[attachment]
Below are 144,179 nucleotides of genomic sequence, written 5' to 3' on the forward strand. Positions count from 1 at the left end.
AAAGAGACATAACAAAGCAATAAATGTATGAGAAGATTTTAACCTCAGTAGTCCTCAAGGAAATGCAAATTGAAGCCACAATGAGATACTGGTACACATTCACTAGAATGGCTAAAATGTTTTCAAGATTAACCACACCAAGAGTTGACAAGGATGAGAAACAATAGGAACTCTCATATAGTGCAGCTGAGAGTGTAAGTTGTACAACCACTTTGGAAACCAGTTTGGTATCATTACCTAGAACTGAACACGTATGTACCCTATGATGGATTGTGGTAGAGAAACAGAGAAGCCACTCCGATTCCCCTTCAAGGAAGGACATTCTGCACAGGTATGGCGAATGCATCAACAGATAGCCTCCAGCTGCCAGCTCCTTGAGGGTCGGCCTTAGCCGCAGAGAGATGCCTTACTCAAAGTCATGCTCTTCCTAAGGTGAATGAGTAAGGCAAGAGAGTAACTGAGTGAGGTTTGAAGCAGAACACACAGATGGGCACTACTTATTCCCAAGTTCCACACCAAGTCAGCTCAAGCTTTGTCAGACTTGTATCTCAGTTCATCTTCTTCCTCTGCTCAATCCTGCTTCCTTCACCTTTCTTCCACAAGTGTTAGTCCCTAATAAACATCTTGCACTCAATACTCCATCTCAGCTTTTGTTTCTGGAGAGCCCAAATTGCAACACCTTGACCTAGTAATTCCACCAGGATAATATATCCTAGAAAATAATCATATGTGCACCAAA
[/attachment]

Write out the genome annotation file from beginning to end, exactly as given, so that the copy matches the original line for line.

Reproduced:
Below are 144,179 nucleotides of genomic sequence, written 5' to 3' on the forward strand. Positions count from 1 at the left end.
AAAGAGACATAACAAAGCAATAAATGTATGAGAAGATTTTAACCTCAGTAGTCCTCAAGGAAATGCAAATTGAAGCCACAATGAGATACTGGTACACATTCACTAGAATGGCTAAAATGTTTTCAAGATTAACCACACCAAGAGTTGACAAGGATGAGAAACAATAGGAACTCTCATATAGTGCAGCTGAGAGTGTAAGTTGTACAACCACTTTGGAAACCAGTTTGGTATCATTACCTAGAACTGAACACGTATGTACCCTATGATGGATTGTGGTAGAGAAACAGAGAAGCCACTCCGATTCCCCTTCAAGGAAGGACATTCTGCACAGGTATGGCGAATGCATCAACAGATAGCCTCCAGCTGCCAGCTCCTTGAGGGTCGGCCTTAGCCGCAGAGAGATGCCTTACTCAAAGTCATGCTCTTCCTAAGGTGAATGAGTAAGGCAAGAGAGTAACTGAGTGAGGTTTGAAGCAGAACACACAGATGGGCACTACTTATTCCCAAGTTCCACACCAAGTCAGCTCAAGCTTTGTCAGACTTGTATCTCAGTTCATCTTCTTCCTCTGCTCAATCCTGCTTCCTTCACCTTTCTTCCACAAGTGTTAGTCCCTAATAAACATCTTGCACTCAATACTCCATCTCAGCTTTTGTTTCTGGAGAGCCCAAATTGCAACACCTTGACCTAGTAATTCCACCAGGATAATATATCCTAGAAAATAATCATATGTGCACCAAA